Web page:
Steven Hughes, a senior territory manager for STOKO Skin Care, Greensboro, N.C., doesn’t have to travel far to enjoy one of his favorite pastimes: kayaking. He lives only 20 minutes away from his favorite place to kayak, the Green River, a notable location in North Carolina for “extreme kayakers.”
Steven is an extreme kayaker, noting that he kayaks once or twice a week on a year round-basis.
“I’ve been in paddle sports for the majority of my life,” Steven explained. “My father got me started in a whitewater canoe, and that evolved into a kayak.”
In a kayak — opposed to a raft or canoe — the rider is enclosed. The watercraft — which is between six and eight-and-a-half feet long — includes a spray skirt that kayakers use to cover the cockpit of the boat so they don’t take on water.
Steven wears the appropriate gear year-round: a life jacket and a helmet, and — in steep creeks — he wears elbow pads. During the winter, he also equips himself with gear that allows him to paddle safely.
“In the past, people used to wear wool sweaters and neoprene,” Steven said. “These days, we wear Gore-Tex®, which is the same kind of gear that people used to wear to fish in the Bering Strait.”
Before these materials were made available to kayakers, Steven said if someone capsized their watercraft, the other kayakers in the group would have to pull up to shore and build a fire to warm up the chilled person.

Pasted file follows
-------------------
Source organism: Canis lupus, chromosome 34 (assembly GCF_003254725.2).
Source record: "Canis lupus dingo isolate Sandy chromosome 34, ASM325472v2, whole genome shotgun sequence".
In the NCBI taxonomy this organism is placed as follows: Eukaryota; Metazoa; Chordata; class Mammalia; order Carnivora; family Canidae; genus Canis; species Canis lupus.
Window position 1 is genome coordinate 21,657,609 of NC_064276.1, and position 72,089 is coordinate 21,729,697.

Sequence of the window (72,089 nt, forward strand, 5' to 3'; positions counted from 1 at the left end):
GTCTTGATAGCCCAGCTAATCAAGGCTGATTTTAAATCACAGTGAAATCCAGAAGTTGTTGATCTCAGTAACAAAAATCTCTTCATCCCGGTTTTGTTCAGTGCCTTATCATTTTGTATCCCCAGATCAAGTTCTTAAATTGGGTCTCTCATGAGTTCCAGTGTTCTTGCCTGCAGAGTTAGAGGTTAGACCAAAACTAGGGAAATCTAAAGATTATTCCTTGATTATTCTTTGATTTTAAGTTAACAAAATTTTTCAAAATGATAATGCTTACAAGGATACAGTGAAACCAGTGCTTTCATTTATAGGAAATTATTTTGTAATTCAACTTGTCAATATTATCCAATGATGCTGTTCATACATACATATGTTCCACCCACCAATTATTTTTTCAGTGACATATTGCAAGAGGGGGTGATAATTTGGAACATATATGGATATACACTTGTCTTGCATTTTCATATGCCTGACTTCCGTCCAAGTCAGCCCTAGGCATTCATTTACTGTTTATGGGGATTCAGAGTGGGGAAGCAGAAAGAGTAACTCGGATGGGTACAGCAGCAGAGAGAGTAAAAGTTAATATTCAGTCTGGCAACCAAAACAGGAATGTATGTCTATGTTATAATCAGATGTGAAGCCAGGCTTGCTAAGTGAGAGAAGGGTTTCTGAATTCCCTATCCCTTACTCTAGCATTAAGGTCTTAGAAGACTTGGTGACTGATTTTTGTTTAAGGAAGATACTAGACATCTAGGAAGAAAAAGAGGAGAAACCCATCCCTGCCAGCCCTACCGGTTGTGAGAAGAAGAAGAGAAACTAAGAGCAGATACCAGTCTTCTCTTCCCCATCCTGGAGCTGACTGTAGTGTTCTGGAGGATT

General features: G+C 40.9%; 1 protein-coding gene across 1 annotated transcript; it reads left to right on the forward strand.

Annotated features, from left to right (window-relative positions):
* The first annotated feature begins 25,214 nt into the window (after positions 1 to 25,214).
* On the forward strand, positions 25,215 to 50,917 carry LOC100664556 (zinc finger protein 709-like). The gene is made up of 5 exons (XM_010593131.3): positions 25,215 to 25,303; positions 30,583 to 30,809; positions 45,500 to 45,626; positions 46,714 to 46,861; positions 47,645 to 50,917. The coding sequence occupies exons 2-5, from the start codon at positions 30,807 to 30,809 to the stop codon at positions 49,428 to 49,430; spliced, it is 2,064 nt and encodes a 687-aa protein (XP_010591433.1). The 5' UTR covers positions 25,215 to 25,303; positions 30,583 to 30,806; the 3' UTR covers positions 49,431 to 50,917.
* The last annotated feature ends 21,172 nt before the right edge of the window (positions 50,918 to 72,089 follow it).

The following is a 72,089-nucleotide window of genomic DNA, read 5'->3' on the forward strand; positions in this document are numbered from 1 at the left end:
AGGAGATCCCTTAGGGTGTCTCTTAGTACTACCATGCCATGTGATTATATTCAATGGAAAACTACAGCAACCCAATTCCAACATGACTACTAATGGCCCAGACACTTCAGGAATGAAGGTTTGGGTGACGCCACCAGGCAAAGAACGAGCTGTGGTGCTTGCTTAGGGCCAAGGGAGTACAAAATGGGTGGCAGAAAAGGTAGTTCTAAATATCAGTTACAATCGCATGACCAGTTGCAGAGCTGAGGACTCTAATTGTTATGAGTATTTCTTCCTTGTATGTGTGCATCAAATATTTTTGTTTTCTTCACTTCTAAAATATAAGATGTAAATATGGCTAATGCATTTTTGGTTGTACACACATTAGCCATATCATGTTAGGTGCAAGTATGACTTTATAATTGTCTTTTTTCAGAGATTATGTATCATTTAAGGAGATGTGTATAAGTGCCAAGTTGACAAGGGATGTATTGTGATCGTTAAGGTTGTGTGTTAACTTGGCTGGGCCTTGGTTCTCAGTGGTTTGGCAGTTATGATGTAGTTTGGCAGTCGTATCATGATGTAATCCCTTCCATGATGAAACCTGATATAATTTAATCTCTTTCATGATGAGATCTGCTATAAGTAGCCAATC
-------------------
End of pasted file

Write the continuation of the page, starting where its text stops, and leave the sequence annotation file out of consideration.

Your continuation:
Steven owns seven kayaks, including three designed for use in steep creeks. “Most of the boating I do now is creek boating — usually steep creeks that are typically not navigable by any other boat except an encapsulated kayak.”
Steven says he’s been fortunate to have paddled his way through some “first ascent” experiences in North Carolina. Making a “first ascent” in kayaking is comparable to a mountain climber summiting a mountain that hasn’t been climbed before.
His love of kayaking has manifested itself in the form of the written word. Two years ago he worked with a friend and his father to update a book on kayaking.
“I added 20 new runs to the book that hadn’t been included or paddled before,” said Steven.
Kayaking, for Steven, is more than navigating down a challenging river.
“I used to just be into kayaking, but now I’m more into preserving and restoring rivers,” he said. “I’ve had wonderful mentors in the sport, so the least I can do is help write the books, work on river access, pick up trash, and raise money.”
Steven used to teach kayaking classes. Now, he lobbies for river access because access to some rivers is in jeopardy. “Fifty to 60 percent of the rivers we paddle is either on private land or power company land, and you have to tread lightly and respect the land,” he said.
Steven warned that it’s not a sport that you can teach yourself without getting hurt. The first thing you learn to do is a “wet exit,” that is, getting out of the boat when it flips over, and then you progress to something called an “Eskimo Roll” in which you upright yourself when you’ve flipped over.
Steven said novices should begin learning in a safe, comfortable environment, like a swimming pool or a lake. He also suggested that beginners find themselves an experienced mentor to help them through the initial learning stages.
Gretchen Roufs, an 18-year janitorial supply industry veteran, owns Auxiliary Marketing Services of San Antonio. To suggest someone you think should be featured in “freetime,” contact her at GretchenRoufs@aol.com.
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